A measure coming up in the November election proposes a state-created endowment fund to help Oregon students pay for college. Coined the Oregon Opportunity Initiative, Measure 86 amends the Oregon Constitution to allow the creation of an Opportunity Fund that would go towards paying for students going to college within the state.
The current state-funded program, Oregon Opportunity Grant, only reaches one out of five students that apply for money, according to Measure 86 founder State Treasurer Ted Wheeler.
The measure comes at a time of tension in funding for higher education. National student debt has topped $1 trillion. According to the Oregon Opportunity Initiative site, Oregon ranks 47th among states in state assistance for higher education while the Legislature has been steadily reducing the state’s share of public university costs. Oregon University System and community college students pay 18 percent more in tuition and fees than the U.S. average.
“Oregon, the legislature and the taxpayers should be providing more support to Oregon’s public universities and community colleges to make it easier for students,” says Kappy Eaton of the League of Women Voters. “Setting up this kind of a fund will allow a lot more to be able to go to college, and I believe the funding mechanism that they’re proposing is a good way to do that.”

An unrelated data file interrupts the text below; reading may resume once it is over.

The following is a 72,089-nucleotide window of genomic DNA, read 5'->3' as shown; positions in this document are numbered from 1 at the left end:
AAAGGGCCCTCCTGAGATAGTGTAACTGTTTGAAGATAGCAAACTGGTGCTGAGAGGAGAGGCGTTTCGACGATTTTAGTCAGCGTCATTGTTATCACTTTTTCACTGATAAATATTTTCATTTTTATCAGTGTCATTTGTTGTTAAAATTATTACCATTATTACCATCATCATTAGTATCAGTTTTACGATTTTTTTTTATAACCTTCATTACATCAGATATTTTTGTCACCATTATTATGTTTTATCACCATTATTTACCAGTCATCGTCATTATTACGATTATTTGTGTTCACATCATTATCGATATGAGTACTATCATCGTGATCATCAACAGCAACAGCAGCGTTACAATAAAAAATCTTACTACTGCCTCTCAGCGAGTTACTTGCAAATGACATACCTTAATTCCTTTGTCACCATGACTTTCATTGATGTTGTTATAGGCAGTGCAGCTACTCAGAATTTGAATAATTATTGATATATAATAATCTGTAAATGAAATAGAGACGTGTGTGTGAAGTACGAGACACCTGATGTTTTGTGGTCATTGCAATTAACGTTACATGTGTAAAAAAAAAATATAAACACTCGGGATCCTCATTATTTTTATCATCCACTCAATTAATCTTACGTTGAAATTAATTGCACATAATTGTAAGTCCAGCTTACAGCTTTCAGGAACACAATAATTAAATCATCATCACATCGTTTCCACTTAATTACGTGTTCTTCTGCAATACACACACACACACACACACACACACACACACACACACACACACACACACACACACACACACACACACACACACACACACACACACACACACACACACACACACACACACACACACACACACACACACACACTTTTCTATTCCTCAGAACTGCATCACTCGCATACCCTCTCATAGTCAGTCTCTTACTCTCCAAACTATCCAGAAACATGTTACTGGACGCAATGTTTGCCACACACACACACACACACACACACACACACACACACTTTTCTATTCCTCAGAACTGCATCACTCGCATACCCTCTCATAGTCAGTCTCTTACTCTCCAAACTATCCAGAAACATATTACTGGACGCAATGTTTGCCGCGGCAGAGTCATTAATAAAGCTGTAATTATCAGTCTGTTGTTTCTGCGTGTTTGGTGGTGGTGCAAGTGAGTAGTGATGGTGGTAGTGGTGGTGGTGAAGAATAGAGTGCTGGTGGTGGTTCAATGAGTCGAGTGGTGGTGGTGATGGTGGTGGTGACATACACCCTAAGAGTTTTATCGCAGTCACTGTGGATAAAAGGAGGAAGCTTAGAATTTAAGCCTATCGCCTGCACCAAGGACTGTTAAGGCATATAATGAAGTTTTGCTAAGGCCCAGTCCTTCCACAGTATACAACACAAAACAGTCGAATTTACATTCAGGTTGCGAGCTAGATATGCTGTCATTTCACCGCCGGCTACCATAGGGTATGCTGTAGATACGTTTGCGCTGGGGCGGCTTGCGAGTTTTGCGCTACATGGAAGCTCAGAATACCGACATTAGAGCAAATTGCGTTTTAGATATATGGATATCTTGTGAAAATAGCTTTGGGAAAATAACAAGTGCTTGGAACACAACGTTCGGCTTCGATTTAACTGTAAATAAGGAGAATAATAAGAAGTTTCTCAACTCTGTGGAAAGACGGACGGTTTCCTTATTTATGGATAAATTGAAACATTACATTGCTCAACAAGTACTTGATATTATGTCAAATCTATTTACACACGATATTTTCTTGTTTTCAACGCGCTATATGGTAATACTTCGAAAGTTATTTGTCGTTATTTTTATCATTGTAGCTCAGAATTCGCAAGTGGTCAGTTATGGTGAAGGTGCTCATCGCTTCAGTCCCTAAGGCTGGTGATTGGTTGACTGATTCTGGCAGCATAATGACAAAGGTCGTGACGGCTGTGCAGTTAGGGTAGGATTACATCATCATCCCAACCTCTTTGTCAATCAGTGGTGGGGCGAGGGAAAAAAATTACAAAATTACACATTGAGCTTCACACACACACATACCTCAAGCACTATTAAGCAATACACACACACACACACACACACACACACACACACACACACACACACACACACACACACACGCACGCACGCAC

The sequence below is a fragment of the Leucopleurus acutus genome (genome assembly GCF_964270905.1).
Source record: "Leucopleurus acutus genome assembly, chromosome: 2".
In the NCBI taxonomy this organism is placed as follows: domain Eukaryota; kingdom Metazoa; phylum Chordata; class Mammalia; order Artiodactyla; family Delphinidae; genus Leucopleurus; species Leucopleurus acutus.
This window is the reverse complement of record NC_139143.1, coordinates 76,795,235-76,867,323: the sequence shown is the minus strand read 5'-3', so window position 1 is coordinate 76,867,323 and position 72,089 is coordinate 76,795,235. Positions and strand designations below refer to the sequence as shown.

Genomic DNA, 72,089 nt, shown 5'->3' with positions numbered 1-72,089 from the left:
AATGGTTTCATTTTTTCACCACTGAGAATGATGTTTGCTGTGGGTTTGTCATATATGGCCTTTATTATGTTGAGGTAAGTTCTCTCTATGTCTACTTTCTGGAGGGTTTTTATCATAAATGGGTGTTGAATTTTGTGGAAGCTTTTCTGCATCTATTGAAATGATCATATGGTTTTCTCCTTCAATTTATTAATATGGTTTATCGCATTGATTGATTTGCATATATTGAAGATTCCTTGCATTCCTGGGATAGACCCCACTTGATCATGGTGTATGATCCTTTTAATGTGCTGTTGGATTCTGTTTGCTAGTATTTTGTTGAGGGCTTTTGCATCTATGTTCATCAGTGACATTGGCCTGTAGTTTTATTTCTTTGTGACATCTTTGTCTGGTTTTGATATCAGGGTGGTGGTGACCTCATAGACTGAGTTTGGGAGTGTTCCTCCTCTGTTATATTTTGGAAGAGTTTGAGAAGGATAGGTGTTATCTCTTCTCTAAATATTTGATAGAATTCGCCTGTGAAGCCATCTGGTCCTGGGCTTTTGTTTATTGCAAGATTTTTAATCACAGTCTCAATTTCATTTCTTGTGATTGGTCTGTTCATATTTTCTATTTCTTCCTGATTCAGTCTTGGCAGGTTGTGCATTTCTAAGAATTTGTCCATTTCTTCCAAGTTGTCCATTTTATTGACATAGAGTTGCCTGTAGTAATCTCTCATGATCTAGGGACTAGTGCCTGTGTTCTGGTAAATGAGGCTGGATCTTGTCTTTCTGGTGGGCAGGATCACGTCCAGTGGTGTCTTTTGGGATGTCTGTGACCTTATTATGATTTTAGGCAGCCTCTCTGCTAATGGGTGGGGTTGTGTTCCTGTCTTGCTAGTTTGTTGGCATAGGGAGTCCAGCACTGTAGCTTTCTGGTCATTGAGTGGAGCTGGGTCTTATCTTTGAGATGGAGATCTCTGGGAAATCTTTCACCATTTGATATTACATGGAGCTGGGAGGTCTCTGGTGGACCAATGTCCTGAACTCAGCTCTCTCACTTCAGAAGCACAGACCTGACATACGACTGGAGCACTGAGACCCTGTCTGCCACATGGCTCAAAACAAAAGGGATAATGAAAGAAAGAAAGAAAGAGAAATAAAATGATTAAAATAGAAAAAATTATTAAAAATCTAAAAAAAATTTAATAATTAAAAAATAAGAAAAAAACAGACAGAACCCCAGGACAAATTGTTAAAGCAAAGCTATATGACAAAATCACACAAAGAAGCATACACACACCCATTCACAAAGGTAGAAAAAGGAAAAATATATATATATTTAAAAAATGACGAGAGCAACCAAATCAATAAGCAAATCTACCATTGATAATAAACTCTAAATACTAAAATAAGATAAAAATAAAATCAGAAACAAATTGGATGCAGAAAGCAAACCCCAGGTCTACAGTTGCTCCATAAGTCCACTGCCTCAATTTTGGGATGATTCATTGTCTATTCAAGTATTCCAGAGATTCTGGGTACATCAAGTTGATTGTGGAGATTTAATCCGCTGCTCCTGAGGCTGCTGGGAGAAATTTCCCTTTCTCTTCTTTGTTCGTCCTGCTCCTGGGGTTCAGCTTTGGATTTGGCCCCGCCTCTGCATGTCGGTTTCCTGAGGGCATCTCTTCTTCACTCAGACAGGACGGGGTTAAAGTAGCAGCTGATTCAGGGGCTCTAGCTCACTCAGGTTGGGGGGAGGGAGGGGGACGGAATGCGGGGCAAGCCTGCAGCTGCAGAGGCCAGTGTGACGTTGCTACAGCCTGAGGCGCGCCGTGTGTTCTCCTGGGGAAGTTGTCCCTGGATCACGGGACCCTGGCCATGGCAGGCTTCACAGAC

Eaton, and the league as a whole, supports the measure because they believe it will increase accessibility to higher education.
Policy analyst Steve Buckstein of the Cascade Policy Institute, a libertarian think-tank, says the measure is too vague and will not be effective in its stated goals. Instead, Buckstein says, the incurred debt will put a burden on the state and the taxpayers.
“From my point of view we really should be doing more to lower the cost of college for everybody rather than subsidize a few students at these higher costs, which is what Measure 86 does,” Buckstein says.
According to Michael Cox, state treasurer communications and outreach director, Wheeler hopes to first establish the fund, and then the Legislature would continue to fine-tune it when it reconvenes in February, including figuring out how the endowment would be funded, likely with bonds, and other specifications.
“It opens up a broader discussion about higher education throughout the state,” Cox says. Measure 86 “creates a funding mechanism through which we can produce the money and allow higher education experts in the Legislature to figure out how best to spend it.”